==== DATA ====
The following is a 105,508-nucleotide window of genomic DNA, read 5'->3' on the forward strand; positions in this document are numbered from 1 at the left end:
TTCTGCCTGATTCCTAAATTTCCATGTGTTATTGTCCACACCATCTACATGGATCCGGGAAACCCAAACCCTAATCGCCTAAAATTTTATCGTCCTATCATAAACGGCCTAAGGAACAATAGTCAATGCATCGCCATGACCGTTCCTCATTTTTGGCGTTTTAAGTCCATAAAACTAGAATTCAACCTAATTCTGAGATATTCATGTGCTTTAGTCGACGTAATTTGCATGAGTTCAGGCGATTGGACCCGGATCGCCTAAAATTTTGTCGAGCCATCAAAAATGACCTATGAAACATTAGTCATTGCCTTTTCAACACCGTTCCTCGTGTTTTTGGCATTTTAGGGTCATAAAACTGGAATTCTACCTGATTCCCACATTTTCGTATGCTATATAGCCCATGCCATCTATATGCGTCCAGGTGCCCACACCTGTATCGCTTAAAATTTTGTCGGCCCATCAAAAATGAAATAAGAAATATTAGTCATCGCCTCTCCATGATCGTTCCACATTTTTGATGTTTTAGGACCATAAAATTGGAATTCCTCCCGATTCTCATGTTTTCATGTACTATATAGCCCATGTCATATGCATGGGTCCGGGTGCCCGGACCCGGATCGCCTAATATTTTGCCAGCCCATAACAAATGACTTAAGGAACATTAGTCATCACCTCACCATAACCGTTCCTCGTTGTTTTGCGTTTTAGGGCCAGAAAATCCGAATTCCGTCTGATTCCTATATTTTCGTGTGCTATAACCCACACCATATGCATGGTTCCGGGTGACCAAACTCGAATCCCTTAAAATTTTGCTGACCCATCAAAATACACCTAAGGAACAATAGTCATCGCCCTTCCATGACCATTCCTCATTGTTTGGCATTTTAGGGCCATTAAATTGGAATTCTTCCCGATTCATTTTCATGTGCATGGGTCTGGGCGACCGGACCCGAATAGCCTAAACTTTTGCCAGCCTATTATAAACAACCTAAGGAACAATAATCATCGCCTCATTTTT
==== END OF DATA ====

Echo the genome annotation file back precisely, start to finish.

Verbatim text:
The following is a 105,508-nucleotide window of genomic DNA, read 5'->3' on the forward strand; positions in this document are numbered from 1 at the left end:
TTCTGCCTGATTCCTAAATTTCCATGTGTTATTGTCCACACCATCTACATGGATCCGGGAAACCCAAACCCTAATCGCCTAAAATTTTATCGTCCTATCATAAACGGCCTAAGGAACAATAGTCAATGCATCGCCATGACCGTTCCTCATTTTTGGCGTTTTAAGTCCATAAAACTAGAATTCAACCTAATTCTGAGATATTCATGTGCTTTAGTCGACGTAATTTGCATGAGTTCAGGCGATTGGACCCGGATCGCCTAAAATTTTGTCGAGCCATCAAAAATGACCTATGAAACATTAGTCATTGCCTTTTCAACACCGTTCCTCGTGTTTTTGGCATTTTAGGGTCATAAAACTGGAATTCTACCTGATTCCCACATTTTCGTATGCTATATAGCCCATGCCATCTATATGCGTCCAGGTGCCCACACCTGTATCGCTTAAAATTTTGTCGGCCCATCAAAAATGAAATAAGAAATATTAGTCATCGCCTCTCCATGATCGTTCCACATTTTTGATGTTTTAGGACCATAAAATTGGAATTCCTCCCGATTCTCATGTTTTCATGTACTATATAGCCCATGTCATATGCATGGGTCCGGGTGCCCGGACCCGGATCGCCTAATATTTTGCCAGCCCATAACAAATGACTTAAGGAACATTAGTCATCACCTCACCATAACCGTTCCTCGTTGTTTTGCGTTTTAGGGCCAGAAAATCCGAATTCCGTCTGATTCCTATATTTTCGTGTGCTATAACCCACACCATATGCATGGTTCCGGGTGACCAAACTCGAATCCCTTAAAATTTTGCTGACCCATCAAAATACACCTAAGGAACAATAGTCATCGCCCTTCCATGACCATTCCTCATTGTTTGGCATTTTAGGGCCATTAAATTGGAATTCTTCCCGATTCATTTTCATGTGCATGGGTCTGGGCGACCGGACCCGAATAGCCTAAACTTTTGCCAGCCTATTATAAACAACCTAAGGAACAATAATCATCGCCTCATTTTT